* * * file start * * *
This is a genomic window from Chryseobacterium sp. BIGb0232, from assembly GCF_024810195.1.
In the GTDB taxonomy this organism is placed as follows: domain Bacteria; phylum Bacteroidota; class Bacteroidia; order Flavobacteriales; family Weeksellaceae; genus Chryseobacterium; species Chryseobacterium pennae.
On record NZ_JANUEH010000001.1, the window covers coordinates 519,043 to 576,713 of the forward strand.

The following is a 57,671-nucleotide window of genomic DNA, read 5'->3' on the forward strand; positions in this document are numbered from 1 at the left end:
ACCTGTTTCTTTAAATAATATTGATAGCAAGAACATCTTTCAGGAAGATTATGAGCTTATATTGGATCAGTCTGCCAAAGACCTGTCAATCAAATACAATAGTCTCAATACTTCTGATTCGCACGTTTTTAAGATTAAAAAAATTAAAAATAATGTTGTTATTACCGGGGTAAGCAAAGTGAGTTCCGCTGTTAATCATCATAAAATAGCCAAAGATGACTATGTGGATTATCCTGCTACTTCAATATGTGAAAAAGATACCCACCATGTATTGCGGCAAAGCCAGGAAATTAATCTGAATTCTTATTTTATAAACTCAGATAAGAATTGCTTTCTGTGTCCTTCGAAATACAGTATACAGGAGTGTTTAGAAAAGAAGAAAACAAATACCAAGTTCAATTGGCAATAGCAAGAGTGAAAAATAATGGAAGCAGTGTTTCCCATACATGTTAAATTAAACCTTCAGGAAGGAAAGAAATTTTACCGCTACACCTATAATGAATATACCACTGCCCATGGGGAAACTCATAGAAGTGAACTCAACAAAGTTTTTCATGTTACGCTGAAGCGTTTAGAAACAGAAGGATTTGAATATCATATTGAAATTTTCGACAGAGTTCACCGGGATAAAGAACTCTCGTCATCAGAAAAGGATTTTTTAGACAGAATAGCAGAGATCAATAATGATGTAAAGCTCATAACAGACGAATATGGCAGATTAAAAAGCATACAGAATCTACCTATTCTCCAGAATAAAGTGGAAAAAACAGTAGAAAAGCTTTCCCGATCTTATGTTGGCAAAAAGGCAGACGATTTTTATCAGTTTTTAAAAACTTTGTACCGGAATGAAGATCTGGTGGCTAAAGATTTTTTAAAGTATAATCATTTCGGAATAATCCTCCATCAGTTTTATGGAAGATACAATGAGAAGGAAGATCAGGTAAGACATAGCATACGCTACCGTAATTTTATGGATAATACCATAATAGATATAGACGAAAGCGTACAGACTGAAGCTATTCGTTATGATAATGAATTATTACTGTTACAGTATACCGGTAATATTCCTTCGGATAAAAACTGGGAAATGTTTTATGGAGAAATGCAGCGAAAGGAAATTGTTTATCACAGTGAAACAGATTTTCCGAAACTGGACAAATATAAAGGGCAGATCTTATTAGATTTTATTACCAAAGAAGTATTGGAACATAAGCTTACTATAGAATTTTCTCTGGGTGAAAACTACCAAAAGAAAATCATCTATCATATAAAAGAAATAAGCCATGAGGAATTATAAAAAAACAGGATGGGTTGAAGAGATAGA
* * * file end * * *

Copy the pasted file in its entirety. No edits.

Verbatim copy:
This is a genomic window from Chryseobacterium sp. BIGb0232, from assembly GCF_024810195.1.
In the GTDB taxonomy this organism is placed as follows: domain Bacteria; phylum Bacteroidota; class Bacteroidia; order Flavobacteriales; family Weeksellaceae; genus Chryseobacterium; species Chryseobacterium pennae.
On record NZ_JANUEH010000001.1, the window covers coordinates 519,043 to 576,713 of the forward strand.

The following is a 57,671-nucleotide window of genomic DNA, read 5'->3' on the forward strand; positions in this document are numbered from 1 at the left end:
ACCTGTTTCTTTAAATAATATTGATAGCAAGAACATCTTTCAGGAAGATTATGAGCTTATATTGGATCAGTCTGCCAAAGACCTGTCAATCAAATACAATAGTCTCAATACTTCTGATTCGCACGTTTTTAAGATTAAAAAAATTAAAAATAATGTTGTTATTACCGGGGTAAGCAAAGTGAGTTCCGCTGTTAATCATCATAAAATAGCCAAAGATGACTATGTGGATTATCCTGCTACTTCAATATGTGAAAAAGATACCCACCATGTATTGCGGCAAAGCCAGGAAATTAATCTGAATTCTTATTTTATAAACTCAGATAAGAATTGCTTTCTGTGTCCTTCGAAATACAGTATACAGGAGTGTTTAGAAAAGAAGAAAACAAATACCAAGTTCAATTGGCAATAGCAAGAGTGAAAAATAATGGAAGCAGTGTTTCCCATACATGTTAAATTAAACCTTCAGGAAGGAAAGAAATTTTACCGCTACACCTATAATGAATATACCACTGCCCATGGGGAAACTCATAGAAGTGAACTCAACAAAGTTTTTCATGTTACGCTGAAGCGTTTAGAAACAGAAGGATTTGAATATCATATTGAAATTTTCGACAGAGTTCACCGGGATAAAGAACTCTCGTCATCAGAAAAGGATTTTTTAGACAGAATAGCAGAGATCAATAATGATGTAAAGCTCATAACAGACGAATATGGCAGATTAAAAAGCATACAGAATCTACCTATTCTCCAGAATAAAGTGGAAAAAACAGTAGAAAAGCTTTCCCGATCTTATGTTGGCAAAAAGGCAGACGATTTTTATCAGTTTTTAAAAACTTTGTACCGGAATGAAGATCTGGTGGCTAAAGATTTTTTAAAGTATAATCATTTCGGAATAATCCTCCATCAGTTTTATGGAAGATACAATGAGAAGGAAGATCAGGTAAGACATAGCATACGCTACCGTAATTTTATGGATAATACCATAATAGATATAGACGAAAGCGTACAGACTGAAGCTATTCGTTATGATAATGAATTATTACTGTTACAGTATACCGGTAATATTCCTTCGGATAAAAACTGGGAAATGTTTTATGGAGAAATGCAGCGAAAGGAAATTGTTTATCACAGTGAAACAGATTTTCCGAAACTGGACAAATATAAAGGGCAGATCTTATTAGATTTTATTACCAAAGAAGTATTGGAACATAAGCTTACTATAGAATTTTCTCTGGGTGAAAACTACCAAAAGAAAATCATCTATCATATAAAAGAAATAAGCCATGAGGAATTATAAAAAAACAGGATGGGTTGAAGAGATAGA